What did John Stuart Mill advocate for?

A liberal classical economist, Mill was an advocate of individual rights, progressive social policies, and utilitarianism (which promotes actions that do “the greatest good for the greatest number”).

Which of the following quotes is attributed to John Stuart Mill?

“A man who has nothing for which he is willing to fight, nothing which is more important than his own personal safety, is a miserable creature and has no chance of being free unless made and kept so by the exertions of better men than himself.”

Who said push pin is as good as poetry?

Jeremy Bentham

Push-pin was immortalized by Jeremy Bentham when he wrote in The Rationale of Reward that: “Prejudice apart, the game of push-pin is of equal value with the arts and sciences of music and poetry.” John Stuart Mill, who disagreed with Bentham on this point, misquotes Bentham as saying, “Push-pin is as good as poetry.” …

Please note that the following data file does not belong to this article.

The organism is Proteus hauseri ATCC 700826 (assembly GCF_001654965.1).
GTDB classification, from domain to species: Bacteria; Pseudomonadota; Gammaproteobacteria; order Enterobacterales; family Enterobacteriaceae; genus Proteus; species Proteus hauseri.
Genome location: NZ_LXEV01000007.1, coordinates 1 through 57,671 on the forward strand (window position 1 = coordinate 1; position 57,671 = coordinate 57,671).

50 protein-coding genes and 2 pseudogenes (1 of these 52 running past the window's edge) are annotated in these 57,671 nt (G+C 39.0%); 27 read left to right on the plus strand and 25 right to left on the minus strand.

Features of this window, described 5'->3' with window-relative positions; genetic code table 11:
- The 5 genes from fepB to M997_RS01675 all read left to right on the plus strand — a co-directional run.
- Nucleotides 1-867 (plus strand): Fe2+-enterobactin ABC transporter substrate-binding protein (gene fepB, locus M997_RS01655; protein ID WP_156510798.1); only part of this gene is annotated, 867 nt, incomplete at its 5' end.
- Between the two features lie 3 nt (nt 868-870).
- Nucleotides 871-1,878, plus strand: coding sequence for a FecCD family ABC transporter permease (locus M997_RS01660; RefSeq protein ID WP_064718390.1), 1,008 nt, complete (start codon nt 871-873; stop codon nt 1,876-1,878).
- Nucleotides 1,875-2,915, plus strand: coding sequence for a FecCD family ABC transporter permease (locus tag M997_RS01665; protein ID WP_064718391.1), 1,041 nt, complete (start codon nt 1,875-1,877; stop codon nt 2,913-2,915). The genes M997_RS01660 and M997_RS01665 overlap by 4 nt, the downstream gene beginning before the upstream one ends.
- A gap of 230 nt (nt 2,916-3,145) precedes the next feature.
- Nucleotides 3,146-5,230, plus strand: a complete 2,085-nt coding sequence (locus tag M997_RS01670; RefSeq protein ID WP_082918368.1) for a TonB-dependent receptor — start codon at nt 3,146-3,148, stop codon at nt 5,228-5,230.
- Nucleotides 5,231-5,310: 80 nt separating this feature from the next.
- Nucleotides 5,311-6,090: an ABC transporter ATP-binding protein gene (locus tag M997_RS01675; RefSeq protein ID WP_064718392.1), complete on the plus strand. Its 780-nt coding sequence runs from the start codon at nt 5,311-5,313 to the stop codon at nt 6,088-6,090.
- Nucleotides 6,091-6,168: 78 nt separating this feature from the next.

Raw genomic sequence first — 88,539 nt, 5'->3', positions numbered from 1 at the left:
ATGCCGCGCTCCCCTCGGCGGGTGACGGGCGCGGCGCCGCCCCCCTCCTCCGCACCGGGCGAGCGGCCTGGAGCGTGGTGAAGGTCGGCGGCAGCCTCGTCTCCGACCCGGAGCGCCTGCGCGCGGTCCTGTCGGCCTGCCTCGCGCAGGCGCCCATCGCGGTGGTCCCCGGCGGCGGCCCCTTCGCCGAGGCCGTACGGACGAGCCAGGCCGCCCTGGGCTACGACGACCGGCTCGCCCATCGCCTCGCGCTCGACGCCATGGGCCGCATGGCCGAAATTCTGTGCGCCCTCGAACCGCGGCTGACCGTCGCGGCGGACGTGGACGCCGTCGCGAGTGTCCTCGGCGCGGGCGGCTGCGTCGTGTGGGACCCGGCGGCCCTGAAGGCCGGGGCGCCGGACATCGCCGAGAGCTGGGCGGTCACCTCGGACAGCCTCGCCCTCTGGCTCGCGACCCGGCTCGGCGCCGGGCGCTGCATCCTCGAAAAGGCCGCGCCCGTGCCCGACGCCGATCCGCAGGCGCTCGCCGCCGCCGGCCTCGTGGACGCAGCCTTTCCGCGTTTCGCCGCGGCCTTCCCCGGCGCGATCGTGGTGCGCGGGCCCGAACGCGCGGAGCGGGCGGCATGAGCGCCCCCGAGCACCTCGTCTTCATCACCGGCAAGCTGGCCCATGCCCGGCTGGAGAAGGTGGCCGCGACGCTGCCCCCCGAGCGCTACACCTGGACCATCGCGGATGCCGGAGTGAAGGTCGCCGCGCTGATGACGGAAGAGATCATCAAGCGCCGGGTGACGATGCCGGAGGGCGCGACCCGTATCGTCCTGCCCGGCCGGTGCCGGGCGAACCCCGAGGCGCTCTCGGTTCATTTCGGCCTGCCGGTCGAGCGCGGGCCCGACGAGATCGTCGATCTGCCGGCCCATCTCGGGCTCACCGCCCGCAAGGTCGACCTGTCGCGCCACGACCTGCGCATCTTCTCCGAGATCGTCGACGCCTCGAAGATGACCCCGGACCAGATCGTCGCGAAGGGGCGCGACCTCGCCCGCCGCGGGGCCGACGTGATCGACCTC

Is John Stuart Mill a utilitarian?

The Classical Utilitarians, Jeremy Bentham and John Stuart Mill, identified the good with pleasure, so, like Epicurus, were hedonists about value. They also held that we ought to maximize the good, that is, bring about ‘the greatest amount of good for the greatest number’.

Is John Stuart Mill a liberal?

John Stuart Mill (1806–73) was the most influential English language philosopher of the nineteenth century. He was a naturalist, a utilitarian, and a liberal, whose work explores the consequences of a thoroughgoing empiricist outlook.

How does Mill respond to the accusation that utilitarianism is a swinish doctrine?